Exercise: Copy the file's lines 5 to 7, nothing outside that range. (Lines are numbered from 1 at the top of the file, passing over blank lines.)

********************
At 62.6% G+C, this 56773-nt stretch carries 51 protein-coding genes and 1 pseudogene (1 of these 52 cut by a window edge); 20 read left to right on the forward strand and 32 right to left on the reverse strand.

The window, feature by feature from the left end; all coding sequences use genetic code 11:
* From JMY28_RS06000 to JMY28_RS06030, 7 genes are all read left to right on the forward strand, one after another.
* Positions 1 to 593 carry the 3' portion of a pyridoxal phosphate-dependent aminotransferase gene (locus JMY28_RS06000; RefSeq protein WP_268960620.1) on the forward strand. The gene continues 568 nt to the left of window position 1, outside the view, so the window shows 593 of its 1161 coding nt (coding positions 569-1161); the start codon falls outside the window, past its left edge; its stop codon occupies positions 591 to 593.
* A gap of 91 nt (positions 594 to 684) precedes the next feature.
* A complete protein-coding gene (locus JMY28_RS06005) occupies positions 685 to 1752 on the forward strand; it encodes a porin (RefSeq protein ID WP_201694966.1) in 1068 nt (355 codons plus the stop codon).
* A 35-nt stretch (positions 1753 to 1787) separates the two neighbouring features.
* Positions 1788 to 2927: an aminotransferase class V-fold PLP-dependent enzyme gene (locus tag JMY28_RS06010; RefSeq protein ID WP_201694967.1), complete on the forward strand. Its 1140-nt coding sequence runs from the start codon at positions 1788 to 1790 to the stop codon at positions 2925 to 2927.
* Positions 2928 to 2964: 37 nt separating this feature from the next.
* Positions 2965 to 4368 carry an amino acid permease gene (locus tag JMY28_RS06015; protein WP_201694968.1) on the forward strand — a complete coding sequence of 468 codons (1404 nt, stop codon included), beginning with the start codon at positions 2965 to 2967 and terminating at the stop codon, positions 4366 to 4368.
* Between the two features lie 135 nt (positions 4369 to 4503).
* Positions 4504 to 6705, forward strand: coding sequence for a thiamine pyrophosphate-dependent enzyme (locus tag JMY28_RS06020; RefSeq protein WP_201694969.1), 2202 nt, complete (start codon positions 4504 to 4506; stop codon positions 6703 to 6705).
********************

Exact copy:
* A gap of 91 nt (positions 594 to 684) precedes the next feature.
* A complete protein-coding gene (locus JMY28_RS06005) occupies positions 685 to 1752 on the forward strand; it encodes a porin (RefSeq protein ID WP_201694966.1) in 1068 nt (355 codons plus the stop codon).
* A 35-nt stretch (positions 1753 to 1787) separates the two neighbouring features.